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Why an infectious diseases expert is confident Australia’s vaccine rollout is still on track

Gareth Parker
Article image for Why an infectious diseases expert is confident Australia’s vaccine rollout is still on track

A leading infectious diseases expert says the suspension of the AstraZeneca vaccine in people under 50 shouldn’t deter older Australians from getting vaccinated.

Last night the Prime Minister declared the AstraZeneca vaccine would only be used in people 50 and over, and people under 50 will be offered the Pfizer jab instead.

Professor Peter Collignon from Australian National University said the benefits of the vaccine far outweigh the risks for older Australians. 

“There is no reason you should hesitate or not get vaccinated,” he said.

“If you put this in perspective, if you are over the age of 80 and you get COVID, you have probably got a one in 10 chance of dying, compared to a one in a million chance of dying from a rare side effect of the vaccine.”

He said the policy change shouldn’t affect Australia’s rollout too much.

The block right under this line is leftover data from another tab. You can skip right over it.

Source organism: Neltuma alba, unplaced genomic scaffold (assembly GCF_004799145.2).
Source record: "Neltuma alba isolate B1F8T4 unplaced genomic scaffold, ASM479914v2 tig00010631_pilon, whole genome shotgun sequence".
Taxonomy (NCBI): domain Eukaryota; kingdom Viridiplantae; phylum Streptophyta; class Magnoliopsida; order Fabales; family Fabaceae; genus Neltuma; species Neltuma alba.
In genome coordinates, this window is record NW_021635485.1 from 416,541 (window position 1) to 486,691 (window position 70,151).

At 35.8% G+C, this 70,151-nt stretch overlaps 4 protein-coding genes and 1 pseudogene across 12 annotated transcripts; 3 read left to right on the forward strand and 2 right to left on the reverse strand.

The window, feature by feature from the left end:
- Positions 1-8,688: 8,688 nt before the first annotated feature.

“I regard this as more of a speed hump, rather than a roadblock.

“Those people weren’t going to be lining up for another four or five months anyway, and by that time we will have a lot more data.

“We do have other vaccines on order, and enough to carry that portion of the population.

“I still think we will have the vast majority of people in Australia vaccinated by the end of the year.”

Professor Collignon said it will be a long time before life returns to normal, even after everyone in Australia is vaccinated.

“There is this expectation we will get the vaccine, and life will go back to normal,” he said.

“The vaccines stop you from dying and stop you from having serious disease very effectively, but they don’t stop everybody getting the disease.

“You can still get the virus, mild disease, and spread it to others.

“A lot of the things we have been doing, we are going to have to continue to do even after a lot of people get vaccinated, until we have the world vaccinated.”

Click play to hear the full interview. 

Gareth Parker
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